Most of Africa, for example. Last year, a study found that 96 percent of the continent's population had no access to telecommunications of any kind. Given the unavailability of drinking water and medical supplies, that is probably the least of anyone's worries. But even with the recent increase in wireless access in Africa -- thereby potentially getting around the scarcity and unreliability of more traditional landline telecommunication -- it is unlikely that part of the world will be "flattening" anytime soon. (Some might see the glass as 96 percent empty, but I suppose someone encouraged by Friedman's book would consider it 4 percent full.)
Meanwhile, it is difficult to feel much optimism about Friedman's proposal for beefing up the resources for increasing the educational opportunities of the American workforce. At least for now, the public discourse on higher education is caught in a particularly narrow and regressive set of undercurrents.
It's possible to joke about how the Rev. Voliva's scholarship in flat-earth studies might finally start getting their due. But matters are serious when scientists are forced to resort to references to Lysenkoism to describe the government's science policy. And higher education itself is the focus of a barrage of ideologues who seem to have confused The Authoritarian Personality with a manual for self-improvement.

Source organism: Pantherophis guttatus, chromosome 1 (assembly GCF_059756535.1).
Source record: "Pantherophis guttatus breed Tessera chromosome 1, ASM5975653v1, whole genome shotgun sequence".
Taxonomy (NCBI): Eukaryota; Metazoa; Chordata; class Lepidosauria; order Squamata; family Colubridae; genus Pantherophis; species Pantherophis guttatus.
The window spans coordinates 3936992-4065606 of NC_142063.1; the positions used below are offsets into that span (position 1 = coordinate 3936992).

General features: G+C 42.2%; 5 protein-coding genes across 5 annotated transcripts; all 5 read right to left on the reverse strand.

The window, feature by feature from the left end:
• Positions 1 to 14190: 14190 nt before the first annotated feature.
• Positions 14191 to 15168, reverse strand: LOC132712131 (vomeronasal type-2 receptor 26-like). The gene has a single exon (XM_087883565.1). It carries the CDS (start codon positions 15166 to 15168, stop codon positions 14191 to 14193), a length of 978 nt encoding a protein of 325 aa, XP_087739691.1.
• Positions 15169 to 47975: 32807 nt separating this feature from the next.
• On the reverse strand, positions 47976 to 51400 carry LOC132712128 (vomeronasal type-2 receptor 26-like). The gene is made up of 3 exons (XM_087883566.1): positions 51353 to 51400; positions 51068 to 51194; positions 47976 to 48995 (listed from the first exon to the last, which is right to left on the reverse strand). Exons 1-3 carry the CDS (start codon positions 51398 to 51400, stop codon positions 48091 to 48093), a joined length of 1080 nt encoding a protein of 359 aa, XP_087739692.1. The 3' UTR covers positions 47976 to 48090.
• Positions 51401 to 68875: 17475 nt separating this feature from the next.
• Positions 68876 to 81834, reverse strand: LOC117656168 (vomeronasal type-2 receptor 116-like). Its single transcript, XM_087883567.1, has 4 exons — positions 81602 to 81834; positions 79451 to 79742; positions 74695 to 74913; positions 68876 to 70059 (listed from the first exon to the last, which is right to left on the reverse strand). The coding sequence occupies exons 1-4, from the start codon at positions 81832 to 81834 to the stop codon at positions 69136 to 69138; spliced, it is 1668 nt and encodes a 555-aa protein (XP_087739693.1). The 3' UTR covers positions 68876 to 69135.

It would be good to think that the national agenda could change -- that the notion of "flatism," whatever its limitations, might help spur increased public commitment to continuing education. But then, as Friedman also says, certain politicians and media outlets are "actively working to make people stupid." With that part, at least, he's being realistic.
Scot McLemee writes Intellectual Affairs on Tuesdays and Thursdays.
In its 1966 declaration on professional ethics, the American Association of University Professors, the professoriate’s representation organization, states: